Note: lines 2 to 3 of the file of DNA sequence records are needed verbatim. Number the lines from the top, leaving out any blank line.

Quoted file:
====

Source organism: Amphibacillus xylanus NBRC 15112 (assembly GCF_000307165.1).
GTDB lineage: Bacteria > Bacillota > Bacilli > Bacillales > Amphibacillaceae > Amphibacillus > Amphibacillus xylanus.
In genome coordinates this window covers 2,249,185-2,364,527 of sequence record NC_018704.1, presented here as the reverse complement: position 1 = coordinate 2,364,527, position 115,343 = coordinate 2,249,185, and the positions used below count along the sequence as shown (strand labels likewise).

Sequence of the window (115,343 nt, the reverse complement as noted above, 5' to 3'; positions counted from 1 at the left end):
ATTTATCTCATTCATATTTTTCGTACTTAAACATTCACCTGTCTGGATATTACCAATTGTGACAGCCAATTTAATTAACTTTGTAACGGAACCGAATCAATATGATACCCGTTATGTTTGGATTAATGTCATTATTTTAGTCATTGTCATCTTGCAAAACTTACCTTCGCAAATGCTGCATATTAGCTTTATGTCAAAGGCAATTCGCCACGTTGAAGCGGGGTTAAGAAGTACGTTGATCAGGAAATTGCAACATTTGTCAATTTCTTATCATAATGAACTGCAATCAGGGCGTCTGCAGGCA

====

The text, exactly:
GTDB lineage: Bacteria > Bacillota > Bacilli > Bacillales > Amphibacillaceae > Amphibacillus > Amphibacillus xylanus.
In genome coordinates this window covers 2,249,185-2,364,527 of sequence record NC_018704.1, presented here as the reverse complement: position 1 = coordinate 2,364,527, position 115,343 = coordinate 2,249,185, and the positions used below count along the sequence as shown (strand labels likewise).